Work Performance and the Perils of Comparison

Let me take you back in time.  You’re in 8th grade.  You’ve signed up for your first guitar lesson and the teacher plays Led Zeppelin’s “Stairway to Heaven.”   She offers it up as an example of a great song that you can learn to play.  You’re motivated to learn, right?  Wrong!  She no sooner finishes her sentence about “you can learn how to play,” when you hear Jimmy Page rips into his classic solo and you decide then and there that it’s time to take up sports – “because there ain’t no way you’re going to be able to do what Jimmy’s doing in that song!”  You leave the lesson discouraged.

I share this because there is new evidence uncovered by researchers Avi Feller and Todd Rogers that suggests “that exposure to exemplary peer performances can undermine motivation and success by causing people to perceive that they cannot attain their peers’ high levels of performance.”  This finding has some huge implications for businesses – especially as it pertains to individual and team performance in the workplace.

But, managers, don’t despair!  You and you’re team are not doomed to a work life of less than stellar achievement.  There are some things that you can do to avoid falling into this trap.  Here are 5 suggestions:

1.      Show that you’re into it!  Passion and enthusiasm are contagious.  If you demonstrate that you’re into the work at hand, your team can’t help but follow.

2.      Set goals that can be attained.  Don’t set the Led Zeppelin as the goal.  Rather, choose goals that can be achieved.  The team will hang in there and work to get better, if they can gain a sense of accomplishment as they work.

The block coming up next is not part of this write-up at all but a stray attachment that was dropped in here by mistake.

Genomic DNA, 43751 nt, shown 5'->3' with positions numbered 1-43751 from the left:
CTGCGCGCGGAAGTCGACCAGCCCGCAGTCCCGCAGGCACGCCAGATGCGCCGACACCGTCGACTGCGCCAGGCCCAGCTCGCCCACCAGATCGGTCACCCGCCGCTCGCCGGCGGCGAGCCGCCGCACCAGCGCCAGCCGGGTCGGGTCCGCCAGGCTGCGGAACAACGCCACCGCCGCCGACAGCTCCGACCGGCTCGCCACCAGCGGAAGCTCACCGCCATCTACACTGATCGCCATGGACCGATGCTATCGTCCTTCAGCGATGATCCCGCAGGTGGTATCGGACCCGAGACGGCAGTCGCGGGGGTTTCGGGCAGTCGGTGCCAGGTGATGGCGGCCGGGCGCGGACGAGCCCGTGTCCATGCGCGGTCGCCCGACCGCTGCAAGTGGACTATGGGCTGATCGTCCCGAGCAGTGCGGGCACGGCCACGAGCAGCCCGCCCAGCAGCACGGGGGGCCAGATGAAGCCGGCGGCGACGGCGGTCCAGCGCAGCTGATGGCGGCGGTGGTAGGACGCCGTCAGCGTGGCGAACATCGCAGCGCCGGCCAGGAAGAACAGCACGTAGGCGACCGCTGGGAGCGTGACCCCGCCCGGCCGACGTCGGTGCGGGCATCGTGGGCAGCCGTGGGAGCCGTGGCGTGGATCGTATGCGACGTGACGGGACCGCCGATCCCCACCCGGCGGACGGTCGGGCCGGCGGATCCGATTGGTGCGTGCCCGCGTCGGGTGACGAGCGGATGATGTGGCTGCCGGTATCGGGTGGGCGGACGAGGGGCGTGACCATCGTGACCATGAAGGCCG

3.      Stop comparing your team to others.  As the research suggests, there are other ways to motivate.  Challenge the team to work towards improving their performance every day, every week and every month – Jimmy Page wasn’t born a virtuoso.  He grew his talent over time through practice and dedication.

4.      Provide air cover.  If you have someone else to answer to, as most managers do, you may not be able to control how you and your team are measured from above.  So, it’s essential that you have your teams back as they progress.  By providing some air cover you’ll give your team the chance to mature and evolve into meeting and exceeding all expectations.

5.      Make it about the journey and not about the destination.  It’s OK to have some fun at work.  Make performance achievement about the “this is how we get better” and, not about the consequences of not meeting goals.

To close, comparison can be a perilous path to take when working to motivate.  Like the guitar teacher, you can intimidate those that you’re trying to inspire.  Instead of falling into the comparison trap, try some of these tips and you just might lead your team to outstanding performance.

NOTE: This piece, Work Performance and the Perils of Comparison,  was originally published in Inc. on July 18, 2016.

Managing Gen Y

From an early age, they were told that they were the best, awarded trophies for just for showing up, and developed a false confidence that partybegets their frustration and doubt as they enter the workforce. Here’s how to engage them by Managing Gen Y

Read More at Inc. Online

Please pass it around — your team will be glad that you did!